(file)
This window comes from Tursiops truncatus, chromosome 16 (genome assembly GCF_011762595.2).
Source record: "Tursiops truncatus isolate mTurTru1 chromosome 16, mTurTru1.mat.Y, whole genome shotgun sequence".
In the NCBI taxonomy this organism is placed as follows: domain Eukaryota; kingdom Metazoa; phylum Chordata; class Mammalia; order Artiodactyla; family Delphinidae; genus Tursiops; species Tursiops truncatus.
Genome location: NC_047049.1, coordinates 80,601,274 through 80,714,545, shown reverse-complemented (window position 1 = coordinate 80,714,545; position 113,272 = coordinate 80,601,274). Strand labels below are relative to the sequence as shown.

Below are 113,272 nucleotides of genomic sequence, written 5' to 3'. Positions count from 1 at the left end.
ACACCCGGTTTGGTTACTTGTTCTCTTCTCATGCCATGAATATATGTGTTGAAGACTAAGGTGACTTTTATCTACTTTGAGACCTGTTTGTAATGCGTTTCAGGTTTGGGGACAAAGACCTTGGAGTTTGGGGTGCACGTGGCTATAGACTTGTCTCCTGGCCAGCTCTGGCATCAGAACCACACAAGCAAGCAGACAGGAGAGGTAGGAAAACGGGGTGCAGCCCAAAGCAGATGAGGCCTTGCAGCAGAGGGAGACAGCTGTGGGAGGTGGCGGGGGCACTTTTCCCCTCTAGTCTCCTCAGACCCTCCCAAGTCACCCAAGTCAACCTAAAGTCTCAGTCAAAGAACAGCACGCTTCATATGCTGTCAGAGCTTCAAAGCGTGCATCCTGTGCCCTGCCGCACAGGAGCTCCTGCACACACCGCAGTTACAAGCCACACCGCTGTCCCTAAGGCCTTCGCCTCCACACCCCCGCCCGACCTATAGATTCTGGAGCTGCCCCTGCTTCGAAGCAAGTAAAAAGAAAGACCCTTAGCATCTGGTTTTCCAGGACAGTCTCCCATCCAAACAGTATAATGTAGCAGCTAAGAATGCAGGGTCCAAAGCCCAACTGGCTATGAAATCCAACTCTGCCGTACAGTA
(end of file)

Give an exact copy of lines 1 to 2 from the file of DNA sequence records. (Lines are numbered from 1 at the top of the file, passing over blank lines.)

This window comes from Tursiops truncatus, chromosome 16 (genome assembly GCF_011762595.2).
Source record: "Tursiops truncatus isolate mTurTru1 chromosome 16, mTurTru1.mat.Y, whole genome shotgun sequence".